rental lockers at 19 SacRT light rail stations, which are listed on the SacRT “Biking with RT” webpage
on-demand lockers at 3 SacRT light rail stations in Folsom, plus the Folsom Pedal Stop bike station
The rental lockers work well for people who routinely commute the same route to and from work, and are leased for 6 months or 13 months at pretty reasonable rates. The downside to rental lockers is that they can be used by only one person, and are empty when not in use by that person. Mike Mattos, SacRT Chief of Facilities & Business Support Services Division, said that these lockers were mostly purchased at the time of rail extensions, and they are repaired and replaced from operating funds. They move lockers from one station to others as demand changes. They have explored on-demand systems, but have not installed any because they don’t feel that any vendors so far meet their criteria. He pointed out that the downside of on-demand systems for typical commuters is that they don’t then have a guaranteed space at their station.
Last night I used my BikeLink membership to store my bike at the Berkeley BikeStation, which is just two blocks from the Downtown Berkeley BART station. I was wandering around downtown in the late afternoon and early evening before going to a concert, and it was more convenient to be without my bike while walking, and then not having to negotiate to bring it inside at the concert. The BikeStation is a self-service setup, so you can put your bike in and get it out again at any time of day. The adjacent staffed BikeStation has weekday hours, but it doesn’t have to be open to use the storage.
BikeLink is a membership system. Storage costs about 3-5 cents per hour, often less at low-use times, so it is a very reasonable deal. To get started, you have to purchase the card for $20, though, and there is a $5 identification charge on first use. At any rate, $20 buys a lot of bike storage time.
I first wanted to use BikeLink one Sunday in San Francisco when I needed air for my tires and couldn’t find an open bike shop in the part of town I was in. I remembered that there was some sort of bike place at Embarcadero BART station, and so went there, but found it required that I have a card ahead of time. So I signed up and was mailed a card. I used it several weeks later to store my bike there at Embarcadero while attending the Climate Forward SF rally.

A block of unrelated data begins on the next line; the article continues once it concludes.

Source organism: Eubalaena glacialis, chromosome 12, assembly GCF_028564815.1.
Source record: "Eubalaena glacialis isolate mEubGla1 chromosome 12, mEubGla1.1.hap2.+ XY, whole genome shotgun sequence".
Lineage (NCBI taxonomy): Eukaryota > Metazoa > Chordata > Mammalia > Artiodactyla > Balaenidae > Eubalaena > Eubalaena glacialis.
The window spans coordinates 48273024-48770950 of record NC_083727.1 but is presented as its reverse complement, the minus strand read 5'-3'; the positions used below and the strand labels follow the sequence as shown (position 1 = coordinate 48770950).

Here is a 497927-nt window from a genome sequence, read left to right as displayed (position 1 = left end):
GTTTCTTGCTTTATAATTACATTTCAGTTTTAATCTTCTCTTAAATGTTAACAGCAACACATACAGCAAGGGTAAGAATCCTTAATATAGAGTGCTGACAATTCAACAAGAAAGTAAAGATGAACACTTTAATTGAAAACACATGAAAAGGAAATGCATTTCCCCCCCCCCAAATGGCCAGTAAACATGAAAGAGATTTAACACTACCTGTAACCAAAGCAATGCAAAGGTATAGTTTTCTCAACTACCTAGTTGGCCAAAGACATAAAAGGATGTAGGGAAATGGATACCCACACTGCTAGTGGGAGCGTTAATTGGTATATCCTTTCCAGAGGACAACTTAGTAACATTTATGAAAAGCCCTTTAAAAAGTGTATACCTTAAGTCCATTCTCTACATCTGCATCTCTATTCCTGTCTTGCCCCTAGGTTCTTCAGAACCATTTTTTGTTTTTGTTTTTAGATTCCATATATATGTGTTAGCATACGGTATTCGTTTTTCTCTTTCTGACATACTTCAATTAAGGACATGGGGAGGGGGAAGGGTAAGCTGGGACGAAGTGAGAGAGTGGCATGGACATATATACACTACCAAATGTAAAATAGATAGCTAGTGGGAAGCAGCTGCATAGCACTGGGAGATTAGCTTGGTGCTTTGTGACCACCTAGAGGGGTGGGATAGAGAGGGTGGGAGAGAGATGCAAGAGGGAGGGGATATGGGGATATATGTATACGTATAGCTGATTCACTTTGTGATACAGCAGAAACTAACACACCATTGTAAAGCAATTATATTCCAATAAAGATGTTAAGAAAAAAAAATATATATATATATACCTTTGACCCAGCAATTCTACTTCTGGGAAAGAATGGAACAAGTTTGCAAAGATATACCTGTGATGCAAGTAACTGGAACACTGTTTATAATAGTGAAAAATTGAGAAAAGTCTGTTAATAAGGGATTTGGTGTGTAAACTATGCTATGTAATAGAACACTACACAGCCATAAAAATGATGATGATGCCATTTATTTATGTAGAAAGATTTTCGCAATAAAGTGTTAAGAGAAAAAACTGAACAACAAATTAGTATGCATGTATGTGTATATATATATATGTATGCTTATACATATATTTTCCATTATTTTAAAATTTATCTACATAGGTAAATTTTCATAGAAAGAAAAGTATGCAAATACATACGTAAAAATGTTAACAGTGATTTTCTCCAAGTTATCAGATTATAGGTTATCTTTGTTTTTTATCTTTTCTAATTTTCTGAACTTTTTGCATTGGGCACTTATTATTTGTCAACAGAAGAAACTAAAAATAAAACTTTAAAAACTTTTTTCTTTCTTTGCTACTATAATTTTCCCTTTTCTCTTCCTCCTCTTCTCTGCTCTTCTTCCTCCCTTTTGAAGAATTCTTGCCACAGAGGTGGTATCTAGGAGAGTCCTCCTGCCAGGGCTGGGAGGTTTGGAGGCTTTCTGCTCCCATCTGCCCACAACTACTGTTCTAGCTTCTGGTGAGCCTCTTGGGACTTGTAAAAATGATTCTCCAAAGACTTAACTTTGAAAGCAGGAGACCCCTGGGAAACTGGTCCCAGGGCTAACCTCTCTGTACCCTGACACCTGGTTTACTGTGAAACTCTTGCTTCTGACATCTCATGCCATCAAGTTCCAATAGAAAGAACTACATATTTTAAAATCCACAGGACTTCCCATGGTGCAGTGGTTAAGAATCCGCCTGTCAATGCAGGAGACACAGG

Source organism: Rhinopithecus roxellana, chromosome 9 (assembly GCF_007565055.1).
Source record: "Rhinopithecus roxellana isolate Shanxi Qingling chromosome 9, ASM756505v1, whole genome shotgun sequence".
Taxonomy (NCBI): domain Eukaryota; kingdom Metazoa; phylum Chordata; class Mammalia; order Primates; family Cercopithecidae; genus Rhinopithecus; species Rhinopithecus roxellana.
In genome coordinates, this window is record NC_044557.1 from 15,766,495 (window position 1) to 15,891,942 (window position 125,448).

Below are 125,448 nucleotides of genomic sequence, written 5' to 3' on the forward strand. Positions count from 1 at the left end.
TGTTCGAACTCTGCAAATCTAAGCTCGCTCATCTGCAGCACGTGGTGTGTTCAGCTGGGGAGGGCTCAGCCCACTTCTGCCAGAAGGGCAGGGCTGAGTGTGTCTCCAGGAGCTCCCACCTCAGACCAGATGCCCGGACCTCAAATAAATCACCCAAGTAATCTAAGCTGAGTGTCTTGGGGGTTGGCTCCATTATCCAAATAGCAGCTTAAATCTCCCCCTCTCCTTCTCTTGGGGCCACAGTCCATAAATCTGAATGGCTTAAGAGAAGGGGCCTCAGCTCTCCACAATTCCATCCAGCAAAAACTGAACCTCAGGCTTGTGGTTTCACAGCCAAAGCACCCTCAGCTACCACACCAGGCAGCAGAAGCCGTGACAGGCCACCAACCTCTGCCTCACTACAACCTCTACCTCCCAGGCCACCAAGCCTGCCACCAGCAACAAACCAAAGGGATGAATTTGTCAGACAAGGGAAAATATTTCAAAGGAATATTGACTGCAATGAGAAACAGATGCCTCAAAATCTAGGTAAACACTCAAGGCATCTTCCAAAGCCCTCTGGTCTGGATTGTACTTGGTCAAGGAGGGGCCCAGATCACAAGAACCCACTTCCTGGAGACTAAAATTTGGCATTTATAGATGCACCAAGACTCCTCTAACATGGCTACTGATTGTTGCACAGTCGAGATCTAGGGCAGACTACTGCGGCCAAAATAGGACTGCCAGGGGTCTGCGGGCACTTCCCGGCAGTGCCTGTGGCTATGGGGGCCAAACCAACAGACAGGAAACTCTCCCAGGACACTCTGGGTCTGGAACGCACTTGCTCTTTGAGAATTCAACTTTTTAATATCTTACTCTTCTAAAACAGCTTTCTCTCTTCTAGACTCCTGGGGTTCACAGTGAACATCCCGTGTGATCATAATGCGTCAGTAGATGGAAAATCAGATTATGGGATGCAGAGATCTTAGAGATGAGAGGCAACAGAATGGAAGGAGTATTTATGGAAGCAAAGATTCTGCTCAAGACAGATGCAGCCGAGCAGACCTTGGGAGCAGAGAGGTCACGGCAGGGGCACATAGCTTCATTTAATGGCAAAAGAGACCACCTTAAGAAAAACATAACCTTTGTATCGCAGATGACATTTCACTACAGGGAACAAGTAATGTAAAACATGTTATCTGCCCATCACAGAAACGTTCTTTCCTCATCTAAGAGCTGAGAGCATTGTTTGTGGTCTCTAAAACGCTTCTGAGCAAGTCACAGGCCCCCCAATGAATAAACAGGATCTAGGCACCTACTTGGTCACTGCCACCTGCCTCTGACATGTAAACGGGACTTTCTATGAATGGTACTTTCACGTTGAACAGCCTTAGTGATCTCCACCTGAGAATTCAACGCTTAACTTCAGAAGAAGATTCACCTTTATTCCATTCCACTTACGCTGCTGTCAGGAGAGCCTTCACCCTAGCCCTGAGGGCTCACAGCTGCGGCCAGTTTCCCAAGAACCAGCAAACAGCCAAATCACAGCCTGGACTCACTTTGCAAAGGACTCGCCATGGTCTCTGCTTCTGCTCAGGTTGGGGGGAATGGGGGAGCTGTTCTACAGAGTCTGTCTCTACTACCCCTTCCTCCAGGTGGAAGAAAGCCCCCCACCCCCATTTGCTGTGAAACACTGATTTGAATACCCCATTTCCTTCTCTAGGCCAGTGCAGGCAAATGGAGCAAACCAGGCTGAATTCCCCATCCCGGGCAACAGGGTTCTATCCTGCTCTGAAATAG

BikeLink also has storage lockers at a number of BART stations, other transit locations, and bike-heavy places throughout the bay area. I’ve not used these lockers yet.
BikeLink uses the same sort of electronic card as the ClipperCard transit system card which is now in use throughout nearly all of the bay area. Apparently there are discussions about merging the systems, or at least letting BikeLink credit be stored on the ClipperCard, but at the moment, they are separate.
I asked SACOG about whether the new ConnectCard (similar to the ClipperCard), which is being planned for the Sacramento region, would be able to use BikeLink as well. The answer was that the systems are theoretically compatible, but no plans for interoperability are in the works. I’ve heard that just getting all the transportation entities in the Sacramento region to agree on a common card has been a challenge enough.